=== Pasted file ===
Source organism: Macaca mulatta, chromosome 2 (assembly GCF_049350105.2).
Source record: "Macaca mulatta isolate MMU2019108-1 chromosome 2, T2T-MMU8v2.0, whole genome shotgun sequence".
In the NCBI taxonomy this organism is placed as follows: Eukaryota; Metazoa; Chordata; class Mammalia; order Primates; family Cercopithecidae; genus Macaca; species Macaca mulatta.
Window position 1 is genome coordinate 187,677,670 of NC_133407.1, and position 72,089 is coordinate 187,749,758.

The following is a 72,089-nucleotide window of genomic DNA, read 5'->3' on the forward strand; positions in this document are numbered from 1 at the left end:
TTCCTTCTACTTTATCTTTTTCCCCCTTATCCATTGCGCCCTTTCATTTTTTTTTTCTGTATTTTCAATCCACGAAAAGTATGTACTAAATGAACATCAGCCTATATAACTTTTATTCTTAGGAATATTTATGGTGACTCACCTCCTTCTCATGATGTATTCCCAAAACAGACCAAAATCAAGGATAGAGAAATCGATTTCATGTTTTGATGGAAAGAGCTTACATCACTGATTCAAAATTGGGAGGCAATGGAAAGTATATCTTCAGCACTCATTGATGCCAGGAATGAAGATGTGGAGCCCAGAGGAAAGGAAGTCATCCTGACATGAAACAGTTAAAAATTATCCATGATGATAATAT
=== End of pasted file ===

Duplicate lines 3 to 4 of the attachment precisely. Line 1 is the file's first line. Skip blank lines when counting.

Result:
In the NCBI taxonomy this organism is placed as follows: Eukaryota; Metazoa; Chordata; class Mammalia; order Primates; family Cercopithecidae; genus Macaca; species Macaca mulatta.
Window position 1 is genome coordinate 187,677,670 of NC_133407.1, and position 72,089 is coordinate 187,749,758.